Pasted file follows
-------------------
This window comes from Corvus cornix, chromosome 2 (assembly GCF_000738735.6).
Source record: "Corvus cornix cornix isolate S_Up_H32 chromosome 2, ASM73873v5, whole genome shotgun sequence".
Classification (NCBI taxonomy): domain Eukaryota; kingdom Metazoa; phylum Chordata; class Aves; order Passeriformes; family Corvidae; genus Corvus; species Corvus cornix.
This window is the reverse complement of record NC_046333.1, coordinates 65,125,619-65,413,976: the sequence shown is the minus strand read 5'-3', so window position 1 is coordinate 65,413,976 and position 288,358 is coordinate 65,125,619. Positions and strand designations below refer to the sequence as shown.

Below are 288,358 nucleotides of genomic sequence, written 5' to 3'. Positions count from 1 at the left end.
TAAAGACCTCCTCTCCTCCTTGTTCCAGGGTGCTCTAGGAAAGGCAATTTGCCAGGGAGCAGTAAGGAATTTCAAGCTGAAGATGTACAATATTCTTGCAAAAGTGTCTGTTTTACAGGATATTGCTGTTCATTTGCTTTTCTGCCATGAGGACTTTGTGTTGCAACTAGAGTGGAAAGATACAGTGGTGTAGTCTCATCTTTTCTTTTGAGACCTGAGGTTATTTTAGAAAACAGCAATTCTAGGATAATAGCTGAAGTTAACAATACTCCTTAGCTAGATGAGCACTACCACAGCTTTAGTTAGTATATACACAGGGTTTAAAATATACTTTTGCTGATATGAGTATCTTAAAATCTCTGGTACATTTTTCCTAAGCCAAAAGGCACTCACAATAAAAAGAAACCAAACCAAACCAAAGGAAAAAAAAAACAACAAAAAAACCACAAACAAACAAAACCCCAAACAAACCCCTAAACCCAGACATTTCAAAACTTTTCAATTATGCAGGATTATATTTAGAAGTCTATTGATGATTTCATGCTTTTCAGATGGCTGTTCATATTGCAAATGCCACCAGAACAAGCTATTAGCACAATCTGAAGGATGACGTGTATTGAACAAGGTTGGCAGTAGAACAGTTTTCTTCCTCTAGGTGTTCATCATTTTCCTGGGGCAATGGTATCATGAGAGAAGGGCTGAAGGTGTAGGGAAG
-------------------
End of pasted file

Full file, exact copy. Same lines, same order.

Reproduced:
This window comes from Corvus cornix, chromosome 2 (assembly GCF_000738735.6).
Source record: "Corvus cornix cornix isolate S_Up_H32 chromosome 2, ASM73873v5, whole genome shotgun sequence".
Classification (NCBI taxonomy): domain Eukaryota; kingdom Metazoa; phylum Chordata; class Aves; order Passeriformes; family Corvidae; genus Corvus; species Corvus cornix.
This window is the reverse complement of record NC_046333.1, coordinates 65,125,619-65,413,976: the sequence shown is the minus strand read 5'-3', so window position 1 is coordinate 65,413,976 and position 288,358 is coordinate 65,125,619. Positions and strand designations below refer to the sequence as shown.

Below are 288,358 nucleotides of genomic sequence, written 5' to 3'. Positions count from 1 at the left end.
TAAAGACCTCCTCTCCTCCTTGTTCCAGGGTGCTCTAGGAAAGGCAATTTGCCAGGGAGCAGTAAGGAATTTCAAGCTGAAGATGTACAATATTCTTGCAAAAGTGTCTGTTTTACAGGATATTGCTGTTCATTTGCTTTTCTGCCATGAGGACTTTGTGTTGCAACTAGAGTGGAAAGATACAGTGGTGTAGTCTCATCTTTTCTTTTGAGACCTGAGGTTATTTTAGAAAACAGCAATTCTAGGATAATAGCTGAAGTTAACAATACTCCTTAGCTAGATGAGCACTACCACAGCTTTAGTTAGTATATACACAGGGTTTAAAATATACTTTTGCTGATATGAGTATCTTAAAATCTCTGGTACATTTTTCCTAAGCCAAAAGGCACTCACAATAAAAAGAAACCAAACCAAACCAAAGGAAAAAAAAAACAACAAAAAAACCACAAACAAACAAAACCCCAAACAAACCCCTAAACCCAGACATTTCAAAACTTTTCAATTATGCAGGATTATATTTAGAAGTCTATTGATGATTTCATGCTTTTCAGATGGCTGTTCATATTGCAAATGCCACCAGAACAAGCTATTAGCACAATCTGAAGGATGACGTGTATTGAACAAGGTTGGCAGTAGAACAGTTTTCTTCCTCTAGGTGTTCATCATTTTCCTGGGGCAATGGTATCATGAGAGAAGGGCTGAAGGTGTAGGGAAG